Fly-by-night mold remediators sometimes use encapsulation to simply paint over mold while charging gullible clients thousands for their unscrupulous services.

Also called mold sealant or mold paint, encapsulation is the process of treating mold with a product that “glues” the mold in place so it cannot release any spores – rendering the mold powerless. This works to some extent, but encapsulation is not completely effective and should never be the sole means of remediation. Encapsulation is sometimes relied upon as a crutch and to compensate for a poor or rushed mold remediation job.

There are only a few situations where it may be appropriate to use encapsulation as part of a post remediation process. If your mold remediator is not completely confident that a moisture problem has been resolved, they may use encapsulation to waterproof materials in the area. Also, there may be small amounts of mold in places that can only be accessed with major demolition. In this case, the cost of demolition outweighs the problem of the mold which can be prevented from releasing spores through encapsulation. Finally, encapsulation may be used as way to prevent future mold from growing after a successful remediation.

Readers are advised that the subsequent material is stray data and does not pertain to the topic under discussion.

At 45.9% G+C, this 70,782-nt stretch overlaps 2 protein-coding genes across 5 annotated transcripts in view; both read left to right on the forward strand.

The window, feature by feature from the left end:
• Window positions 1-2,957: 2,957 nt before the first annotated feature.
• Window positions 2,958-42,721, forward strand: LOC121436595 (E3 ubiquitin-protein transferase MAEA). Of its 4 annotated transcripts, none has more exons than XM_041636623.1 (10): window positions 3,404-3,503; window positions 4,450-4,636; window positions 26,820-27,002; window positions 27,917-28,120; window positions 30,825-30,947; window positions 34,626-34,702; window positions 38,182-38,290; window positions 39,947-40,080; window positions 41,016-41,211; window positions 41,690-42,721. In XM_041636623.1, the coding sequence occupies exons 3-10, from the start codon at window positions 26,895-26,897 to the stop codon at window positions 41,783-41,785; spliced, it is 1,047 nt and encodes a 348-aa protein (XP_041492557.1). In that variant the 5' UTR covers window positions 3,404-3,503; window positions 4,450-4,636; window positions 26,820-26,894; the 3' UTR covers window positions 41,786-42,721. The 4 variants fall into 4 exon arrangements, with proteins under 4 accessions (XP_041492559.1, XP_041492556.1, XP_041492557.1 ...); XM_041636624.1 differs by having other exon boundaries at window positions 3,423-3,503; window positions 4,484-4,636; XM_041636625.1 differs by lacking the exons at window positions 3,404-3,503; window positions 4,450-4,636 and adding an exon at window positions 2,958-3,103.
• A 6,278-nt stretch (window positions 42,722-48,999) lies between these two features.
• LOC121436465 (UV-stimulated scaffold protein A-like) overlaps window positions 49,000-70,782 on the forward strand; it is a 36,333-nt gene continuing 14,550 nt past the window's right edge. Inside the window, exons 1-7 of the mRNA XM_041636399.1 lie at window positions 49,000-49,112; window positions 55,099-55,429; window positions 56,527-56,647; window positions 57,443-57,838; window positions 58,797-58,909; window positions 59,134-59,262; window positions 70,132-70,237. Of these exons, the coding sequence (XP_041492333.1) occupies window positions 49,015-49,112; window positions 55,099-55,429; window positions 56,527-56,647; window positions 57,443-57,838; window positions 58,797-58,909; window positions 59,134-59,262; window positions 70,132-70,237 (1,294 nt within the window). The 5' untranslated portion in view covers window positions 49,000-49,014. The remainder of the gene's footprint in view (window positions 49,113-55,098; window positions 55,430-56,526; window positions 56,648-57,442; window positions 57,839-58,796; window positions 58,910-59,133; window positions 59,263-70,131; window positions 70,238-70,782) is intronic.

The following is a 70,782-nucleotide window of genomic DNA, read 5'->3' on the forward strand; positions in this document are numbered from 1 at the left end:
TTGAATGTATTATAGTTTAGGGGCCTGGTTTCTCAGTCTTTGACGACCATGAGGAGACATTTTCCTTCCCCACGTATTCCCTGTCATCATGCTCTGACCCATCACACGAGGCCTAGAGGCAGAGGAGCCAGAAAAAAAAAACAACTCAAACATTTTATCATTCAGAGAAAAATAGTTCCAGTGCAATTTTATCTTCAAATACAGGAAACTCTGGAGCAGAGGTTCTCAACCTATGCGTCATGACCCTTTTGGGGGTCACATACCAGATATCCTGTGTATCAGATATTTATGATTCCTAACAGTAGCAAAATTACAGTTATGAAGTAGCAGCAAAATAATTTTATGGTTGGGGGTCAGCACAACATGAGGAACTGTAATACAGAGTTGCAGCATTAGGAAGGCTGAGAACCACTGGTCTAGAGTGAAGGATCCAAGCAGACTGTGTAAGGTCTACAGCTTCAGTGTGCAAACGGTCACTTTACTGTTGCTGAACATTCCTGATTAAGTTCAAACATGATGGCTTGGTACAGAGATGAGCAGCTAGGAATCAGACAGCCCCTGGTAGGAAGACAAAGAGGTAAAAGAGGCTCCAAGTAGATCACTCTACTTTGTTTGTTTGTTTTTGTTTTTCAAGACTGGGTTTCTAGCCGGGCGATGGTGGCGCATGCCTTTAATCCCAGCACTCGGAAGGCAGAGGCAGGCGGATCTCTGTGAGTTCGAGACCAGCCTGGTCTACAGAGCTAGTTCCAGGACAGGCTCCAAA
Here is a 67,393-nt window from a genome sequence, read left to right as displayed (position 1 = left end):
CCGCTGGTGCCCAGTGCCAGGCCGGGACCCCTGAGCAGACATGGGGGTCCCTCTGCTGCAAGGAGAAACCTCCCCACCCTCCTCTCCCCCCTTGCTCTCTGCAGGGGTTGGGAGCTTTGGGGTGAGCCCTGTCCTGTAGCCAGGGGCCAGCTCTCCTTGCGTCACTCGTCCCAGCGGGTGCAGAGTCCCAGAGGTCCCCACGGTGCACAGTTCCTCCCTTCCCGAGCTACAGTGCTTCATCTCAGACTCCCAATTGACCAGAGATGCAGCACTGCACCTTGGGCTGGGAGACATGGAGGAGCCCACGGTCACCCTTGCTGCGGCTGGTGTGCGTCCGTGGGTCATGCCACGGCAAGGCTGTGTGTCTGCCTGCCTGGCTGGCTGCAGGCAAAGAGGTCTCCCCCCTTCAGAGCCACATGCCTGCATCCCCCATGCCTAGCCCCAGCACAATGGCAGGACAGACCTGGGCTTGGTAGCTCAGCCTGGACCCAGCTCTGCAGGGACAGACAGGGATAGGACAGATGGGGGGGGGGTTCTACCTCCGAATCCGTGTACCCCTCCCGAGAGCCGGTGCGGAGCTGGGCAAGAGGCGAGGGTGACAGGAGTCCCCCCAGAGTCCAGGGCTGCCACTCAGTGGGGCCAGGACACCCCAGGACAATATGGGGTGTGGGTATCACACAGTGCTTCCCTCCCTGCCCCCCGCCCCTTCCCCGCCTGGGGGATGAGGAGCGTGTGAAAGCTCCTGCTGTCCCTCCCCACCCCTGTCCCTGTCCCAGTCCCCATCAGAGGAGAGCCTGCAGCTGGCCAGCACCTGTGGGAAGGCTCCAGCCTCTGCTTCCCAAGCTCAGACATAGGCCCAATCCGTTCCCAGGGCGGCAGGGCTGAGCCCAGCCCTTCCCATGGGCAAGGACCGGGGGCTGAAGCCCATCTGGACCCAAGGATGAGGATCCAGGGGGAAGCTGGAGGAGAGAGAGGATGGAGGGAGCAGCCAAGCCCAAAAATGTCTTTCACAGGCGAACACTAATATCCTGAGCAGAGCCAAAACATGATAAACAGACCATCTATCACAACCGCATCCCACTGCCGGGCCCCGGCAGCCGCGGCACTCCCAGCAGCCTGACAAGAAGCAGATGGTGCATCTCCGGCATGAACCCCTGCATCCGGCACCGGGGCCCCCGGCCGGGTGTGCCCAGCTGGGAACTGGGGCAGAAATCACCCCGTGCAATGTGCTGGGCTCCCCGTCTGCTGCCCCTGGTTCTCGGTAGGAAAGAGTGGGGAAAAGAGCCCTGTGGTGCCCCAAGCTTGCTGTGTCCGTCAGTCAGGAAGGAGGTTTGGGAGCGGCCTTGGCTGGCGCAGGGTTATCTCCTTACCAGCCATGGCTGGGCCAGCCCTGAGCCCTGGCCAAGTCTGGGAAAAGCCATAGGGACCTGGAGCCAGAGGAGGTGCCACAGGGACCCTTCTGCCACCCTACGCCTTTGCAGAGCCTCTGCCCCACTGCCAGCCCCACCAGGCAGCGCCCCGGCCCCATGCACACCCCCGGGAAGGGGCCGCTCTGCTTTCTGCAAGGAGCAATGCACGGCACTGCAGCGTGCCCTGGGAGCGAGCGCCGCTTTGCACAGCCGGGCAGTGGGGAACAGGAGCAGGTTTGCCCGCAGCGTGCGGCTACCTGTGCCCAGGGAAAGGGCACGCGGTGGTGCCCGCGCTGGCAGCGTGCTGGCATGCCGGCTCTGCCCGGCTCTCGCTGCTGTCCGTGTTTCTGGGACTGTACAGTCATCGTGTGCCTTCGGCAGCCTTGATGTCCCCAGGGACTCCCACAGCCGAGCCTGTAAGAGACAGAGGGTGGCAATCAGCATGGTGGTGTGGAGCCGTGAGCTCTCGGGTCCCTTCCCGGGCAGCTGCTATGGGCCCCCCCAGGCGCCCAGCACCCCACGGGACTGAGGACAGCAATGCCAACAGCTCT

Here is another tip to check if your mold remediator is trying to hide something with encapsulation. The encapsulation product should be clear or transparent so a third party can observe that no mold growth remains. But if your mold remediator wants to use a mold paint encapsulation that is colored, usually white or red, then they may be trying to cover up their mistakes.

Sometimes insurance companies that have to pay for mold remediation as part of their coverage will hire encapsulation mold remediators because they are cheap. This is how Ed McMahon’s notorious lawsuit against his insurance company began, when supposedly qualified mold remediators simply painted over the mold in his home. This shortcut led to health problems, house damages, and possibly the death of his dog Muffin.

Encapsulation is just one of the many mold remediation shortcuts and scams used in this industry to take money from those less educated about the subject. You can save yourself from these scams by staying informed and knowing what to look for in a qualified, honest, mold inspector.